As a university professor and fervent advocate of academic freedom and free speech, I felt uneasy when I heard that an international group of academics is planning to launch a new journal that will publish anonymously written articles on sensitive topics.
The justification for launching the Journal of Controversial Ideas is that it will help and support academics who fear that if they publish on controversial issues they will face a backlash from members of the university community. As Jeff McMahan, Oxford professor of moral philosophy and one of the academics behind the journal, argues, it would ‘enable people whose ideas might get them into trouble either with the left or with the right or with their own university administration, to publish under a pseudonym’.
McMahan claims that the new journal is a necessary response to the censorious spirit of our times. In the current climate that pervades higher education, many academics and students hesitate before they open their mouths, many self-censor and avoid discussing topics that are deemed sensitive and controversial. Many academics have confided to me that they fear to express views that go against the prevailing consensus in case it ruins their career.
The prevalence of this self-censorship was brought home to me during the weeks following the referendum on Brexit. After I wrote an article for the Times Higher Education, which criticised the informal silencing of academics who supported Brexit, I received emails from many pro-Leave colleagues who had experienced this. But many of them wished to stay anonymous because they felt insecure about expressing their views.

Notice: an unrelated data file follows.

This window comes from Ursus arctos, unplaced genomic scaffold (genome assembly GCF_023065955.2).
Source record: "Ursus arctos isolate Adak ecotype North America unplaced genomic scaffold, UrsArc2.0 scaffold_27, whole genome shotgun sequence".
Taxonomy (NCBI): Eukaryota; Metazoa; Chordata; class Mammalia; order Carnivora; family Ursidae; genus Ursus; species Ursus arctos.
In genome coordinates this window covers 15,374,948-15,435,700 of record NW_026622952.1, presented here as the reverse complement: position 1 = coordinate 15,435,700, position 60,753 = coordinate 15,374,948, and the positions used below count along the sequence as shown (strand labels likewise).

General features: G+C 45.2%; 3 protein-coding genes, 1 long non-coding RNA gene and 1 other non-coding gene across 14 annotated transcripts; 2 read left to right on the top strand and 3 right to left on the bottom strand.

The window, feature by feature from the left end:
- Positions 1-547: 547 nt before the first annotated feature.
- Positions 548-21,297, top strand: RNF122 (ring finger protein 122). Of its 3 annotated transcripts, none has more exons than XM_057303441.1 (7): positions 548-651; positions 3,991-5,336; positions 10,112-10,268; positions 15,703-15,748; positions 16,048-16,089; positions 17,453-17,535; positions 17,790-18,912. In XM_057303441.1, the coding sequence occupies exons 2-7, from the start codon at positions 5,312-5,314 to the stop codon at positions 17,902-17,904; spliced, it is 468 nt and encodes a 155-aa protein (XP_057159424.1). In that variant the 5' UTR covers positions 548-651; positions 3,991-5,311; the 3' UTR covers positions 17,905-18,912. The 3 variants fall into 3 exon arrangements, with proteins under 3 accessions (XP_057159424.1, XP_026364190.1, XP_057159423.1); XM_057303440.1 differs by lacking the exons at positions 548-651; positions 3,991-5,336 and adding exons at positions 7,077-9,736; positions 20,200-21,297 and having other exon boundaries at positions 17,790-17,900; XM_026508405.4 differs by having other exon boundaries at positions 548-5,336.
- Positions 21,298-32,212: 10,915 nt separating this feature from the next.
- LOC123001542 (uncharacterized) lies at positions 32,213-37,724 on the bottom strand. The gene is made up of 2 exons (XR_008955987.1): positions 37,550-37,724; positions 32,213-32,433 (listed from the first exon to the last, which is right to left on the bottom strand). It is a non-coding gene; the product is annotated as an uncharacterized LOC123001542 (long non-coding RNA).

My colleagues’ aspiration for anonymity is understandable. However, hiding behind anonymity is not the answer to the illiberal trends that dominate contemporary academic culture. Ideas that are anonymously communicated lose their force in the battle of ideas. Pseudonyms normalise the idea that academics should be frightened to express unpopular views. Consequently, they indirectly serve to delegitimise the views being expressed.
Ideas do not always speak for themselves. They require an author, who is prepared to stand up and explain and defend a stance on a difficult and controversial issue. If unpopular views need to be expressed anonymously, then the illiberal opponents of freedom have triumphed.
Publishing anonymously is an implicit abandonment of the fight against the policing of language and of ideas. We must confront the assumptions that legitimise censorship today. That can only be done in public, for it requires that academics do not simply argue for freedom, but actually practice it.
Unless academics are prepared to engage in public debate, they will not be able to influence their own students and help them to resist the censorious sentiments to which they are so often subjected. Academics should feel obliged to express their views – no matter how unpopular they might be.
I understand and support academics and writers in totalitarian states who choose to express their dissident views anonymously. In a totalitarian system, dissidence comes with high costs and sacrifices. But, thankfully, the current regime that dominates Anglo-American academic life is illiberal rather than totalitarian. Academics who hold unpopular views are more likely to be socially ostracised. They may face obstacles gaining employment or making progress in their careers. But that is a small price to pay for the privilege of contributing to the struggle against the enemies of academic freedom.